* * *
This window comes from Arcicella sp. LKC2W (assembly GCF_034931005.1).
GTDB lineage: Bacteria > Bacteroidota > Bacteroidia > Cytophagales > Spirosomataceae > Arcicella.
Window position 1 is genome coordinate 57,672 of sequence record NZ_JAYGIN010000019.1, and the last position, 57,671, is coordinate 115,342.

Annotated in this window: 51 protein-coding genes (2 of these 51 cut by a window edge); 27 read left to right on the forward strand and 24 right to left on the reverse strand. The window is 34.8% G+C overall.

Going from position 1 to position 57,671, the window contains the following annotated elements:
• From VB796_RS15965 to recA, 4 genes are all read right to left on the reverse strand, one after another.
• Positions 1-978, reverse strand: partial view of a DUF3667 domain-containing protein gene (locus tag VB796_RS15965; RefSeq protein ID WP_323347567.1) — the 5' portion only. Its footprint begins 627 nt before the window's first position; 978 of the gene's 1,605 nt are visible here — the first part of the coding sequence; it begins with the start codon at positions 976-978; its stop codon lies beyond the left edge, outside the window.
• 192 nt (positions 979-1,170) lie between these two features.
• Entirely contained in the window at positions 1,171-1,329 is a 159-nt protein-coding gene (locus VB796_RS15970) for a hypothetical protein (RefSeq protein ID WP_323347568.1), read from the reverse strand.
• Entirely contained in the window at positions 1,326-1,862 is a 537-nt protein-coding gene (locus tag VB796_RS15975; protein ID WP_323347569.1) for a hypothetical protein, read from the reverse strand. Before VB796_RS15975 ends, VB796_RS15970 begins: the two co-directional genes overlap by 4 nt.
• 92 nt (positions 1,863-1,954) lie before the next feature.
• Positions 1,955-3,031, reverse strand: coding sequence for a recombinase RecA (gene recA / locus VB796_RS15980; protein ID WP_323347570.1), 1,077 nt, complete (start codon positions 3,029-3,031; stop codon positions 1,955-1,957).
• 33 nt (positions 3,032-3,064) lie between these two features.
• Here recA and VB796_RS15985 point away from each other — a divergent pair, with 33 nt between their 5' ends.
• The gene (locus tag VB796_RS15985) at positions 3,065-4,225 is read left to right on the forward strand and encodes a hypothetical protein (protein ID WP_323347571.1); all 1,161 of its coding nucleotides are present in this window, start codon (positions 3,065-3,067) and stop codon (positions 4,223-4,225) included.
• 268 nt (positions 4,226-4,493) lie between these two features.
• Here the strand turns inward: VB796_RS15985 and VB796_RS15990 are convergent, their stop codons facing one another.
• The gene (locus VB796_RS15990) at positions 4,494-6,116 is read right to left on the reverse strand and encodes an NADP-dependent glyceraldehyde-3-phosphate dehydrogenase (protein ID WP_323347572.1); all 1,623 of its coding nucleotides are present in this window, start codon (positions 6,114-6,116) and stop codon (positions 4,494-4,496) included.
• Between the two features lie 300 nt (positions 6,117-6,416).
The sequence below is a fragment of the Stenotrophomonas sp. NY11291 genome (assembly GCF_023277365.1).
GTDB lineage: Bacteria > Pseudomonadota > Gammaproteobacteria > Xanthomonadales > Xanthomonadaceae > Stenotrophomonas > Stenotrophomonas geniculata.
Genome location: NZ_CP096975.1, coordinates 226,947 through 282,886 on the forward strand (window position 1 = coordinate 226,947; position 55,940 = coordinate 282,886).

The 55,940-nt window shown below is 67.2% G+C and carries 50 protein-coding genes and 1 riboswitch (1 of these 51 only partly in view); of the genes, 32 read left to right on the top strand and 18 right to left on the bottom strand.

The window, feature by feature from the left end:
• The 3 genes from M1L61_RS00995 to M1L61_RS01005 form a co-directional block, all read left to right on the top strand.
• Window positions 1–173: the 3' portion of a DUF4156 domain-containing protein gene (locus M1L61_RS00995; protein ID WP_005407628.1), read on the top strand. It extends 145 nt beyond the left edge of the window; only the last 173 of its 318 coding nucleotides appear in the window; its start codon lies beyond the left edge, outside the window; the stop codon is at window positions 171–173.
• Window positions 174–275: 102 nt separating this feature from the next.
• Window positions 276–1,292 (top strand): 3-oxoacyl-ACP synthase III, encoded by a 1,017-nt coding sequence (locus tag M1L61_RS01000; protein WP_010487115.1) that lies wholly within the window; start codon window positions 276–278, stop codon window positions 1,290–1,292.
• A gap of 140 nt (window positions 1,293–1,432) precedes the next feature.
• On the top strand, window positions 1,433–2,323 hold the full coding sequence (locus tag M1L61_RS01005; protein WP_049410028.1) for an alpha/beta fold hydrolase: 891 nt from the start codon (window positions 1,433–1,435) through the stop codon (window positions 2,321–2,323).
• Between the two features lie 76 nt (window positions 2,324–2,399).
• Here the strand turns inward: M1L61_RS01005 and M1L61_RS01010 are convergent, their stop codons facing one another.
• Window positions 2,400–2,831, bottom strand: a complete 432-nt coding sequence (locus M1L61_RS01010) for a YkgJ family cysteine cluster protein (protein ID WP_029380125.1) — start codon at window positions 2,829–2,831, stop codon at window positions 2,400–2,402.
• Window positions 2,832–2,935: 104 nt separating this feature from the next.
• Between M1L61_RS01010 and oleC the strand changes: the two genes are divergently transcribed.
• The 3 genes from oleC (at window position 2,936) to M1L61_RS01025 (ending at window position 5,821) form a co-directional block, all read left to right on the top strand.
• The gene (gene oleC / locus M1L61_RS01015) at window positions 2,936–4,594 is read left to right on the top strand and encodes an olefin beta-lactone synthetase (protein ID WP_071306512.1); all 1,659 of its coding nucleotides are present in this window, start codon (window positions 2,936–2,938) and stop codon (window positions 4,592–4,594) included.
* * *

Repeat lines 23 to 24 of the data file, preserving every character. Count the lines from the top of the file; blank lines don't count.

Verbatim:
The 55,940-nt window shown below is 67.2% G+C and carries 50 protein-coding genes and 1 riboswitch (1 of these 51 only partly in view); of the genes, 32 read left to right on the top strand and 18 right to left on the bottom strand.

The window, feature by feature from the left end: